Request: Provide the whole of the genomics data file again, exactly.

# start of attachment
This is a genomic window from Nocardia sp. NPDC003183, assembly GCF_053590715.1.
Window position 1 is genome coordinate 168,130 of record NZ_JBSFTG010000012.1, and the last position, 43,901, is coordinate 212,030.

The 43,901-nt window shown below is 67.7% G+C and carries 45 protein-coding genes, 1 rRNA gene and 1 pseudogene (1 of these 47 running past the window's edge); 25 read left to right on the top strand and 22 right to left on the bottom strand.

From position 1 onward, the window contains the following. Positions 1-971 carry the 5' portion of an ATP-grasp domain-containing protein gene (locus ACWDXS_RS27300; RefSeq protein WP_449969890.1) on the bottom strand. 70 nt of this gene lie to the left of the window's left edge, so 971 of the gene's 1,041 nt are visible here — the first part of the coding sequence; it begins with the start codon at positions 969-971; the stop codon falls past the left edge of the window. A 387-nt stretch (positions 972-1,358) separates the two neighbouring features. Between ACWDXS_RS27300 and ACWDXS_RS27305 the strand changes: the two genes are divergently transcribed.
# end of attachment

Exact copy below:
This is a genomic window from Nocardia sp. NPDC003183, assembly GCF_053590715.1.
Window position 1 is genome coordinate 168,130 of record NZ_JBSFTG010000012.1, and the last position, 43,901, is coordinate 212,030.

The 43,901-nt window shown below is 67.7% G+C and carries 45 protein-coding genes, 1 rRNA gene and 1 pseudogene (1 of these 47 running past the window's edge); 25 read left to right on the top strand and 22 right to left on the bottom strand.

From position 1 onward, the window contains the following. Positions 1-971 carry the 5' portion of an ATP-grasp domain-containing protein gene (locus ACWDXS_RS27300; RefSeq protein WP_449969890.1) on the bottom strand. 70 nt of this gene lie to the left of the window's left edge, so 971 of the gene's 1,041 nt are visible here — the first part of the coding sequence; it begins with the start codon at positions 969-971; the stop codon falls past the left edge of the window. A 387-nt stretch (positions 972-1,358) separates the two neighbouring features. Between ACWDXS_RS27300 and ACWDXS_RS27305 the strand changes: the two genes are divergently transcribed.